Monday, July 13, 2020

Murder at the Falls by Arlene Kay

First Lines: Call me grateful. Not a do-gooder and certainly no philanthropist, but someone who firmly believes in giving back and doing my part.

Keats and Poe, the two Malinois war dogs belonging to army veteran Persephone "Perri" Morgan, have earned their therapy dog certification, so Perri and her best friend Babette Croy take their dogs to an upscale senior living facility to spend time with the residents. The Falls may have all the comforts (and then some) of home, but secrets fester behind its walls: missing valuables, feuds, and one resident even fears for her life. Magdalen Melmoth swears she's being targeted because she's the granddaughter of Oscar Wilde-- and her legacy includes an unpublished Wilde novel which could be worth millions if authenticated.

With the help of her boyfriend, investigative journalist Wing Pruett, Perri wants to outsmart a very determined killer before anyone else dies.

I really, really wanted to like Murder at the Falls, especially as I learned more about Persephone "Perri" Morgan. An orphan, foster child, and army veteran, her voice drew me right into the story. I also liked the working dog aspect and how Keats and Poe (both war heroes with the medals to prove it) could be retrained as therapy dogs to work with seniors and in such programs as Children Reading to Dogs. But... there were problems.

One resident at The Falls, the upscale senior living facility, described what Perri and her friends were doing as "Murder, She Wrote with dogs." That's a superficial fit all right, but Jessica Fletcher wouldn't write such a disjointed story. Too many aspects were trotted out and then disappeared for many chapters. Magdalen Melmoth? Here for a few chapters and then gone. The hunt for the Oscar Wilde manuscript? A hot topic, and then it, too, disappears. The whodunit wasn't particularly difficult either once I began tallying up which characters vanished for a while and which ones didn't.

However, when all is said and done, there are two things that got right up my nose more than the disjointed plot: the characters of Wing Pruett and Babette Croy. Wing Pruett did help out from time to time, but his main function seemed to be window dressing-- as if Perri was supposed to have a handsome boyfriend so-- ta dah!-- here he is. As for Babette Croy... I'm afraid that, once I get started on her, I won't know when to stop. Suffice it to say that she's a "diva-Zilla," the one type of character guaranteed to make me want to throw a book against the wall. Southern-deep-fried, beauty pageant winner, Miss Congeniality winner, she calls in airstrikes on any gray hair or wrinkle that comes within ten miles. Naturally, her clothes and makeup must always be perfect. It goes without saying that she must also be the center of attention at all times, and... gack! Consider that subject closed, y'all!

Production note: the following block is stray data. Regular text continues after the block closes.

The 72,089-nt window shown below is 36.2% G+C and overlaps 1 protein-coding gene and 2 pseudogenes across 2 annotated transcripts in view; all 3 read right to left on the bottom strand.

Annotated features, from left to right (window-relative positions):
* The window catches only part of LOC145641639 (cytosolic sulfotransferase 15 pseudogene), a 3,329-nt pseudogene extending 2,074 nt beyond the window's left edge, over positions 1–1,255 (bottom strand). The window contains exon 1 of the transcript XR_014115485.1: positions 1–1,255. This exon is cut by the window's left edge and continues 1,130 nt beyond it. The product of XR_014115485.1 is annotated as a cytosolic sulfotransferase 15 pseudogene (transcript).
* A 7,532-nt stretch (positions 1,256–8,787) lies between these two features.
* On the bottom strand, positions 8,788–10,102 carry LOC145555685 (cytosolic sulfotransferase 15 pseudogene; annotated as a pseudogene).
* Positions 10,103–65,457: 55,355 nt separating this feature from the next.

This is the first Creature Comforts mystery that I've read, and although there are things about Murder at the Falls that I liked, I won't be returning. I'm afraid of what I would do to Babette.

Murder at the Falls by Arlene Kay
eISBN: 9781516109326
Lyrical Underground Press © 2020
eBook, 296 pages

Cozy Mystery, #3 Creature Comforts mystery
Rating: D
Source: Net Galley


  1. Oh, no! Sorry to hear this one ended up falling flat for you, Cathy. The premise sounds so good, and, of course, the dogs help! But still, disjointed bothers me, too. So does including characters who don't really serve the story, but are just, well, there. Nope, not reaching for this one soon.

  2. Sorry it did not work for you. So many good strands in the story though. Pity it did not mesh

    1. I hate it when so many good things don't come together cohesively.

  3. Sorry it didn't work. I liked the canine presence. But I won't be reading this.

    1. Sometimes it turns out that I read books so the rest of you don't have to.


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